Instagram leaves Russia – The Washington Post

In its announcement of the move, the Russian regulator cited a decision by parent company Meta to allow posts calling for violence against Russians on Instagram and Facebook. The US company made an exception to its policy against inciting violence, as long as the posts represented political expression against Russian forces invading Ukraine. Meta said calls for violence against ordinary Russian citizens would remain prohibited.

“The Russian government has decided to block Instagram in Russia, cutting off millions of people from loved ones and friends around the world,” Instagram head Adam Mosseri said in a video response. “We know that over 80 percent of people in Russia on Instagram follow an account from outside of Russia. The situation is terrifying, and we are trying to do all we can to keep people safe. ”

On the platform, emotions ran high Sunday among Russians who were about to lose thousands of dollars they received to promote various products, as well as access to millions of followers amassed over the years.

“I’m writing this post now and crying,” Olga Buzova, a Russian reality television star, wrote, saying she hoped “it’s all not true and we will remain here.”

Russian authorities had already blocked Facebook access on March 4, citing discrimination against Russian state media on the platform. That shut down one of the most common platforms for critics of the Kremlin to express their views and organize demonstrations.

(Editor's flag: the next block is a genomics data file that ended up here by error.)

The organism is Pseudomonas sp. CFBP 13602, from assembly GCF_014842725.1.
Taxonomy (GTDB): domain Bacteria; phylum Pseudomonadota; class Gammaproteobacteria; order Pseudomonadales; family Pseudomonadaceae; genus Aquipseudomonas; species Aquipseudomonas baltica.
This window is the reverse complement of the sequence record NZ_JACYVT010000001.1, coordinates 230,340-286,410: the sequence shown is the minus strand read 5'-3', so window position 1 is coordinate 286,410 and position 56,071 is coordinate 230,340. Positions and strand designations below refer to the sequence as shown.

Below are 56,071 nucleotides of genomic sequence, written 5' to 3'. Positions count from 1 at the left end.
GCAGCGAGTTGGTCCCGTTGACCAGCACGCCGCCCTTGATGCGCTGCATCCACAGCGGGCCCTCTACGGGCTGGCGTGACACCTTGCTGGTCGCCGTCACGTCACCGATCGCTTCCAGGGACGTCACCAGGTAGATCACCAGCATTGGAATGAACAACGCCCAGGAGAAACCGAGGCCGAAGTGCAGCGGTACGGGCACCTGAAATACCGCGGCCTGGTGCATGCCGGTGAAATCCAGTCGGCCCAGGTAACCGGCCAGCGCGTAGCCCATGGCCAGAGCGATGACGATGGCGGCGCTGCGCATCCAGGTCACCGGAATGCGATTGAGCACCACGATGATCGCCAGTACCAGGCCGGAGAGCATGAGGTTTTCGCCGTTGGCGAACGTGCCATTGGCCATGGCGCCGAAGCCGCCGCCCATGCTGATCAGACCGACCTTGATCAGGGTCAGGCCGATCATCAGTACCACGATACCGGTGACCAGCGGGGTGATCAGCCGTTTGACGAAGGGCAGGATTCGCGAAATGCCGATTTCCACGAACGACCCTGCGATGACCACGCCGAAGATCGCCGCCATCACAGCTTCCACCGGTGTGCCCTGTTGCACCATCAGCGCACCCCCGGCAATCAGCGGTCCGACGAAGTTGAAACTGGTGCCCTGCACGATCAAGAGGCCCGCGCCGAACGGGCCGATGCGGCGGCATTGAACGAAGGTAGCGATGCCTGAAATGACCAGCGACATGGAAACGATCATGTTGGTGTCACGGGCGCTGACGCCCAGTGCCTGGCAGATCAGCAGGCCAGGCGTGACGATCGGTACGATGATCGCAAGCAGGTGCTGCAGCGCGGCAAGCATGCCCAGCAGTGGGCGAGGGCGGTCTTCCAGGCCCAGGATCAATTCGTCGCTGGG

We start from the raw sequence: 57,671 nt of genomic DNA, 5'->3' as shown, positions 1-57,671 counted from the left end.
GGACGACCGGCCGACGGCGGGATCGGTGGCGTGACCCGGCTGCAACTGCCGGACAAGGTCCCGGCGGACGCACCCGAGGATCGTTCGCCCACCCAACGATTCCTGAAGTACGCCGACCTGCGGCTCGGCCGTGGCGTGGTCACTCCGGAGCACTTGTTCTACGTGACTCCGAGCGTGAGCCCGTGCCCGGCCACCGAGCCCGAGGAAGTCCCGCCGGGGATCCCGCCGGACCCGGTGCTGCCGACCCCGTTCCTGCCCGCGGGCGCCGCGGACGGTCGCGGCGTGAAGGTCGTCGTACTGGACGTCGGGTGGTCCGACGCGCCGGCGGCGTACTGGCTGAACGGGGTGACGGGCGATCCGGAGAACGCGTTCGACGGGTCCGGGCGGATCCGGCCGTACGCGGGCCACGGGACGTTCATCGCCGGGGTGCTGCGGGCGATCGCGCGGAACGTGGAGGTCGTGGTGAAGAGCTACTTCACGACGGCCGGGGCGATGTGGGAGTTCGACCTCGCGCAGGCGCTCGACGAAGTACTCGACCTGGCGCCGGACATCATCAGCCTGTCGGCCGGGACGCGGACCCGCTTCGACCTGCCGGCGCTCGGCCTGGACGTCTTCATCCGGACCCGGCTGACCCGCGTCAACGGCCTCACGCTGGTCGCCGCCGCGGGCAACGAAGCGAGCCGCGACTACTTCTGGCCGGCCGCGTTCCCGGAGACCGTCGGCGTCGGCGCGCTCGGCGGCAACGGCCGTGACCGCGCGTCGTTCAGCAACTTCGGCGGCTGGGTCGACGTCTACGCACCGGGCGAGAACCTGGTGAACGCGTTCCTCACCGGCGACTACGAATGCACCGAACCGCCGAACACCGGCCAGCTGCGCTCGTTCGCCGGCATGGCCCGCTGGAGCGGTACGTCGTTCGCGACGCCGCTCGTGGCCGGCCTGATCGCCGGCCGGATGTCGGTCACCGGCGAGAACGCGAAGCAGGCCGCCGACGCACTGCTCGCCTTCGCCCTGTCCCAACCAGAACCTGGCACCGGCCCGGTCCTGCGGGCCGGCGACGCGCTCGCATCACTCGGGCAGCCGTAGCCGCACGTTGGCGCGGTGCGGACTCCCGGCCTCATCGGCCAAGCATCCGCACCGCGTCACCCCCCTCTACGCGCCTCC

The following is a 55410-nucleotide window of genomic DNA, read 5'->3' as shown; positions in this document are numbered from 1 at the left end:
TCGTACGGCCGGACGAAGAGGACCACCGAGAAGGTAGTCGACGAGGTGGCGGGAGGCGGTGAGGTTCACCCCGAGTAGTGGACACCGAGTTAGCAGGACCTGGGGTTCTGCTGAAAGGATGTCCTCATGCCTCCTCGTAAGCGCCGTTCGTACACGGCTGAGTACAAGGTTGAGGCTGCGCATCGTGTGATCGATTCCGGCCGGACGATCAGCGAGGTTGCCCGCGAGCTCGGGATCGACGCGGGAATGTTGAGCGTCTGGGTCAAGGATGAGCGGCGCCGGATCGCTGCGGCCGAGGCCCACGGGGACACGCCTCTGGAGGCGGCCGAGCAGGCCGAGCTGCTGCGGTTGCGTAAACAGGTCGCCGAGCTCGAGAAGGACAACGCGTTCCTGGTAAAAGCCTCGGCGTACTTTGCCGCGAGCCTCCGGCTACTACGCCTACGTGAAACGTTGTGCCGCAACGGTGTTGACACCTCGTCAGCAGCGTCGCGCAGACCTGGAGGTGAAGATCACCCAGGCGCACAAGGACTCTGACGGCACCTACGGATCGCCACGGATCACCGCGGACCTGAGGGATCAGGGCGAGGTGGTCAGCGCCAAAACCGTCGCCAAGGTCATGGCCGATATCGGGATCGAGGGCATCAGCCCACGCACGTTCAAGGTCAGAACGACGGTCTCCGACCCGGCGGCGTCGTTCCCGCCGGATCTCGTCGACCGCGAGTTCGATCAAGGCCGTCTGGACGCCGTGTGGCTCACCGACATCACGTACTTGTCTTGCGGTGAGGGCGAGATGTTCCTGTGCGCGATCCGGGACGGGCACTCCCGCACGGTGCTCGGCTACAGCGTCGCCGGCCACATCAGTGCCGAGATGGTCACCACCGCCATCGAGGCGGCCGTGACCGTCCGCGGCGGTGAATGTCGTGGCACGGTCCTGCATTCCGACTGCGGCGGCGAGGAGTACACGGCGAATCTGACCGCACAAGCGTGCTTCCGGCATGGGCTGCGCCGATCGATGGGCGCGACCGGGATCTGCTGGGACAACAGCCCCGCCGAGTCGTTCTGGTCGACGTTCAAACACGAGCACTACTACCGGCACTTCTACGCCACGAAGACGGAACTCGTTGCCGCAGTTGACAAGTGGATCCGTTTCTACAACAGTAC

The ban on Instagram is the latest example of how Russia’s citizens are being isolated from the rest of the world as a result of Moscow’s war against Ukraine.

Since Russian President Vladimir Putin launched the invasion on Feb. 24, his government has also pulled the plug on Russia’s opposition-oriented radio and television networks, part of a broader effort to squelch domestic dissent in response to the war. Thousands of Russians have been arrested for attempting to protest the invasion.

A slew of international companies have announced their exit from the Russian market or suspended operations in the country, citing the war in Ukraine, after US and European sanctions on the Russian central bank prompted the ruble to plummet. The string of announcements presaged in Russia without widespread access to popular consumer products, including Ikea furniture, H&M clothes and Starbucks coffee.

President Biden on March 8 banned imports of oil and natural gas from Russia to penalize them for invading Ukraine. (The Washington Post)

But perhaps no move is more isolating than removing Russians from social media platforms that connect them directly to other users around the world.